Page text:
Sunday, October 22, 2006

Magic McQueen

The show of Paris fashion week, for me, was Alexander McQueen. We arrived after dark in a heavy downpour at the Cirque d'Hiver, a 19th century circus venue. But any feelings of tiredness or hunger were quickly forgotten as we settled expectantly into balcony seats rising around a circular wooden stage, over which hung a chandelier.
The musicians at Alexander McQueen's show

A chamber ensemble from London's famed Academy of St. Martin in the Fields - the women dressed in elegant lilac gowns - joined a harpsichord to play Haendel's "Sarabande" (which was used on the soundtrack of Stanley Kubrick's movie "Barry Lyndon") as the chandelier pulsated light and rose into the rafters. Models emerged in dresses merging the influences of the 18th century (with Lyndon-esque jackets in pastel tapestry florals), the Edwardian era and characters as diverse as Vegas showgirls and the infamous Marchesa Luisa Casati. The last dress, made entirely from fresh pink blooms, shed petals in the model's wake.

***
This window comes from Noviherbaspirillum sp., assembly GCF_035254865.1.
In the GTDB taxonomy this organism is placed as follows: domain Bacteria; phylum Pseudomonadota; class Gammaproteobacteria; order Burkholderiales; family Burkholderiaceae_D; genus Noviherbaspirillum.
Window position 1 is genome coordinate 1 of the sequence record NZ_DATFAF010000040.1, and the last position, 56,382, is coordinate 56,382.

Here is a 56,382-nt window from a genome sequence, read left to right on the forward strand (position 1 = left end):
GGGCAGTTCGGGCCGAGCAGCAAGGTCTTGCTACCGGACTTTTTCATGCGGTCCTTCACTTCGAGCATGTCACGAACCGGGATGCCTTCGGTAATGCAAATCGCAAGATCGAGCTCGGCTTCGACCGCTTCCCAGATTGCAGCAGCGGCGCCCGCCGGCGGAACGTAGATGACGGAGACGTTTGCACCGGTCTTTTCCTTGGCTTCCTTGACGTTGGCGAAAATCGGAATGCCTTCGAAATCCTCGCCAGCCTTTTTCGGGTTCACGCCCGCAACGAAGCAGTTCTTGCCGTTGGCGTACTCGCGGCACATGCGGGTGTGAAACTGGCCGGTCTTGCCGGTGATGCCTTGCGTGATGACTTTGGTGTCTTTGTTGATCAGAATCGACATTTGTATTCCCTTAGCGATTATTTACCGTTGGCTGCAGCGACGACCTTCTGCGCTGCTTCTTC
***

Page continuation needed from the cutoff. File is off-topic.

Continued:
A dress with padded hips

Too much choice! (Photos: Joelle Diderich)

McQueen's shows are more like happenings, in the sense that they straddle the border between fashion and art. It's difficult to imagine buying this kind of dress off the rack, but there were also some great trouser suits and beautifully fitted jackets that can make the transition from boardroom to chic soirée. And McQueen recently expanded his offering with a denim-based diffusion line, McQ.

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